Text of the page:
The goal of the following is presented as a 'FYI', to help better understand how certain actions/factors can alter dyno test results, and how some may use the dyno to mislead. Armed with this information, you can be better informed when viewing and believing dyno results as 'GOSPEL'.
The first dyno run when the engine is cool usually produces the biggest power. As heat builds in the engine, the peak power number usually settles at a lower level. This is especially true in turbo applications where heat rises. Intercooler efficiency and the placement of the cooling fans can play a role in the heating trend. The scheme here is to take a hot baseline and compare it to a cool product-test run. A lower whp baseline coupled with a higher-whp test makes the product appear to make more power than it actually does.
Performing back to back to back pulls without ample cooling time between runs can cause an unnatural buildup of heat. This will adversely affect the before and after testing of components. The goal is to conduct testing at consistent, normal engine operating temperatures.
Another way of misleading is to play the density intensity game by conducting baseline runs in the heat of the afternoon and run the after tests in the cool evening air. While some dynos can adjust for atmospheric conditions, the bottom line is denser air makes more power.
Dyno operators can reprogram the weight of the drum, which will allow the dyno to create inflated power numbers.
The dyno operator could elect to change the elevation value in the computer, which would have a critical impact in power generation.
Changing the load by tightening or loosening the tie-down between runs can compromise any comparisons made with the dyno.
Turning on the air conditioning during a baseline testing will cost effect horses and make the after test all the more impressive.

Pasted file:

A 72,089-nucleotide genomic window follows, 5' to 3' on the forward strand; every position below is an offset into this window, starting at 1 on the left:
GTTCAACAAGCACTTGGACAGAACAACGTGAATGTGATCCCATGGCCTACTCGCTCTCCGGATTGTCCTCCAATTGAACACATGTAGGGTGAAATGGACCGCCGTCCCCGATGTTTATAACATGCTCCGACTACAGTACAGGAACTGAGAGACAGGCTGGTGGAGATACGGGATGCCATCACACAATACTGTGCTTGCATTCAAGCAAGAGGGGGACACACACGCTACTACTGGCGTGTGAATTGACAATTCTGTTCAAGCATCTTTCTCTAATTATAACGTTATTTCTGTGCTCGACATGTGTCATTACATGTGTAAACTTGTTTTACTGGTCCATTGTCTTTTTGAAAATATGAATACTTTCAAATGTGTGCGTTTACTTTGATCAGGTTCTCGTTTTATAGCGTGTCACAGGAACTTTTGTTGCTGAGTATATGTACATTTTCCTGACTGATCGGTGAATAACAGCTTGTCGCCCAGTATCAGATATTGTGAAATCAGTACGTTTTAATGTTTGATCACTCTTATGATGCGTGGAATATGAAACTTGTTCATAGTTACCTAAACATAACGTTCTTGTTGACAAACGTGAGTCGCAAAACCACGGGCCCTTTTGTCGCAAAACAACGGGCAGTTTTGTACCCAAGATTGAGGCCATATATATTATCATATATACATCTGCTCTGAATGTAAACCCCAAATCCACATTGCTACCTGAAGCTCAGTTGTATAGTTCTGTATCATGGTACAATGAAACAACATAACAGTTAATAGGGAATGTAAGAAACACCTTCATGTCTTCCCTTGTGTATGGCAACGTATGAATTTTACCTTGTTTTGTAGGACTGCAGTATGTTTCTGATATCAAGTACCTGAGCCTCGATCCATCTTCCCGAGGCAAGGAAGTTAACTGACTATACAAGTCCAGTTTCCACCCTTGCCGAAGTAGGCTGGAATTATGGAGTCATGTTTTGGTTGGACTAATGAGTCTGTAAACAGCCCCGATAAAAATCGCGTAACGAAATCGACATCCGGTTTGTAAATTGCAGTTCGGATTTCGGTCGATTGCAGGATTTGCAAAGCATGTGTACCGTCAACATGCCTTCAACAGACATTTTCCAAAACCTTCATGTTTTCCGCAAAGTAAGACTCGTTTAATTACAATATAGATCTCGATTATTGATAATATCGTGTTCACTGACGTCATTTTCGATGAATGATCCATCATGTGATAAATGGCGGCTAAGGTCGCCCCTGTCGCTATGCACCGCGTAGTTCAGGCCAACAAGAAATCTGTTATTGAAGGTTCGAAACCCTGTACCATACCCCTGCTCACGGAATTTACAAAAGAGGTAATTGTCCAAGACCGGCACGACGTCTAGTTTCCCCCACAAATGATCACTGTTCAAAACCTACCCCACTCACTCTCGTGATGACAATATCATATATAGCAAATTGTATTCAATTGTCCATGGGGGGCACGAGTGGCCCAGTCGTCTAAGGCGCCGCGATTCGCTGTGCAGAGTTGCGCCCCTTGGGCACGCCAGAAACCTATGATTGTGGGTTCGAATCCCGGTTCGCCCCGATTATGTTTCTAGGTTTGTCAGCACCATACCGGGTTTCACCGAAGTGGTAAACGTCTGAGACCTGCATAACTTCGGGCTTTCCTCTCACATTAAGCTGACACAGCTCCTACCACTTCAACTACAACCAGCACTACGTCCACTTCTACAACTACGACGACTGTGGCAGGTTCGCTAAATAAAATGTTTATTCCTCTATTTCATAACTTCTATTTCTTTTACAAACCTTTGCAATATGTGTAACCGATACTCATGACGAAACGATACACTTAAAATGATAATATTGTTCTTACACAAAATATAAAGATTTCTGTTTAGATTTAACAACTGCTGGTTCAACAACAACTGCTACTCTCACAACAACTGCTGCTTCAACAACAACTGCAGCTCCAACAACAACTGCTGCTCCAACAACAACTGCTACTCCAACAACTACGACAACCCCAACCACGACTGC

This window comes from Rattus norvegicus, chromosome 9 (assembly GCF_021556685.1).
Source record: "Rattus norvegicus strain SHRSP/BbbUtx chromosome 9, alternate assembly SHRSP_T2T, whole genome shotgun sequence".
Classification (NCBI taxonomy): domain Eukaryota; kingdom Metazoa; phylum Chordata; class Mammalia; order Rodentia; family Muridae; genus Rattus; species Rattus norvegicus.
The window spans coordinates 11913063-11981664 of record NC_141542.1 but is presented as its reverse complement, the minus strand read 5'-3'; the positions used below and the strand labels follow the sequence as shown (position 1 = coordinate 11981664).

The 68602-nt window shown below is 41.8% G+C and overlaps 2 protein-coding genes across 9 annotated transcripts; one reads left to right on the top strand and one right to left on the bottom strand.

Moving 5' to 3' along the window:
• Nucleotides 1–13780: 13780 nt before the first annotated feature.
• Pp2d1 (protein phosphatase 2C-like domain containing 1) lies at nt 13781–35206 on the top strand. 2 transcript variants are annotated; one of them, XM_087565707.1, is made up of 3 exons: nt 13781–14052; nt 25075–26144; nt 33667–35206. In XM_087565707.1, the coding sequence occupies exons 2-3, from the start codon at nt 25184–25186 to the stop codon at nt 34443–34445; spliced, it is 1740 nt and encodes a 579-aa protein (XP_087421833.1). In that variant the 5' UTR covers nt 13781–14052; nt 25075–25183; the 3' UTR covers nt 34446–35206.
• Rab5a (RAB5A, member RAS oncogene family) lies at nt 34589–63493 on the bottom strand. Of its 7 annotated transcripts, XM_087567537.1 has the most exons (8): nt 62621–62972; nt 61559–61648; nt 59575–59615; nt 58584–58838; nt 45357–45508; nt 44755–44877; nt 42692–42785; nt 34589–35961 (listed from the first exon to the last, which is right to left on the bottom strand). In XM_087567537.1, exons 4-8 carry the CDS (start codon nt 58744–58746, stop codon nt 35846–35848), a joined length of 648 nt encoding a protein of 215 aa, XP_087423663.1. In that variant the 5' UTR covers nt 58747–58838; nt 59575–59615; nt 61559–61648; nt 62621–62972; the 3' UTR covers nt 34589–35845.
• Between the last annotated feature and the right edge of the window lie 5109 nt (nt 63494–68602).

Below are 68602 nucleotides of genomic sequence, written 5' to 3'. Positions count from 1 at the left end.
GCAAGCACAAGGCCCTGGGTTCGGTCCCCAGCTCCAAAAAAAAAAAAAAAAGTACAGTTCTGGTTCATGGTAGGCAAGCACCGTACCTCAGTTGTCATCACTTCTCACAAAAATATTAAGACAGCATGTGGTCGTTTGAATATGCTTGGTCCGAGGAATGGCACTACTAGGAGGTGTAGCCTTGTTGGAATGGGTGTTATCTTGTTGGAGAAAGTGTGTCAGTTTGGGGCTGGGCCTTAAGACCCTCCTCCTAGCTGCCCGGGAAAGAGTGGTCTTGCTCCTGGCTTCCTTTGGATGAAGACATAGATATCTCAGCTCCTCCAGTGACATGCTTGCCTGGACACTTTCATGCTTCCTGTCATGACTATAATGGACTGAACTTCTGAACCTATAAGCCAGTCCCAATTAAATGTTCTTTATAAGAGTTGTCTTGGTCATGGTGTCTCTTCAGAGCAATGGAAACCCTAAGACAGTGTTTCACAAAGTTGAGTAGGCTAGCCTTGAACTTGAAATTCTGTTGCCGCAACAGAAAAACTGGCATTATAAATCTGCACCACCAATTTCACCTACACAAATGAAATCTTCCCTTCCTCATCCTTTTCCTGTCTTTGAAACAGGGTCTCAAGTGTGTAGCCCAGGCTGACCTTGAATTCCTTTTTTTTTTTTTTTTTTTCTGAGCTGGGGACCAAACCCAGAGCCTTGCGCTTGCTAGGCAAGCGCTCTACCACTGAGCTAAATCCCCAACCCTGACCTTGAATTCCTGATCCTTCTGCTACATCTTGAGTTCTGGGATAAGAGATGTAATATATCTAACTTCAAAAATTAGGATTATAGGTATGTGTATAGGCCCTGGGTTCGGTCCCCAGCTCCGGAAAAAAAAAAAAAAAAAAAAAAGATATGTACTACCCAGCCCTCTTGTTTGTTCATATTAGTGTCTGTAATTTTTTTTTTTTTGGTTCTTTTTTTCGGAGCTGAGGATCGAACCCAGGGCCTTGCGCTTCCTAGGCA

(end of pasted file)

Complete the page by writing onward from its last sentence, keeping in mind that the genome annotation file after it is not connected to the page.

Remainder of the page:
Swapping in a different graph in place of your car's baseline will make for big power gains later during the comparison.
When possible, have work conducted while the car is still strapped to the dyno after baseline testing. On some dynos the positioning of the tires on the rollers and the tautness of the straps can change the load characteristics seen during the testing.
Please remember Dynos are tools used to; assess where your car is, show how modifications effect you car, repeatability and performance gains, not just PEAK OUTPUT!
Principles of operation for a Chassis Dyno
An absorbing dynamometer acts as a load that is driven by the prime mover that is under test. The dyno must be able to operate at any speed, and load the prime mover to any level of torque that the test requires. A dynamometer is usually equipped with some means of measuring the operating torque and speed.
The dynamometer must absorb the power developed by the prime mover. The power absorbed by the dynamometer must generally be dissipated to the ambient air or transferred to cooling water. Regenerative dynamometers transfer the power to electrical power lines.
Dynamometers can be equipped with a variety of control systems. If the dynamometer has a torque regulator, it operates at a set torque while the prime mover operates at whatever speed it can attain while developing the torque that has been set. If the dynamometer has a speed regulator, it develops whatever torque is necessary to force the prime mover to operate at the set speed.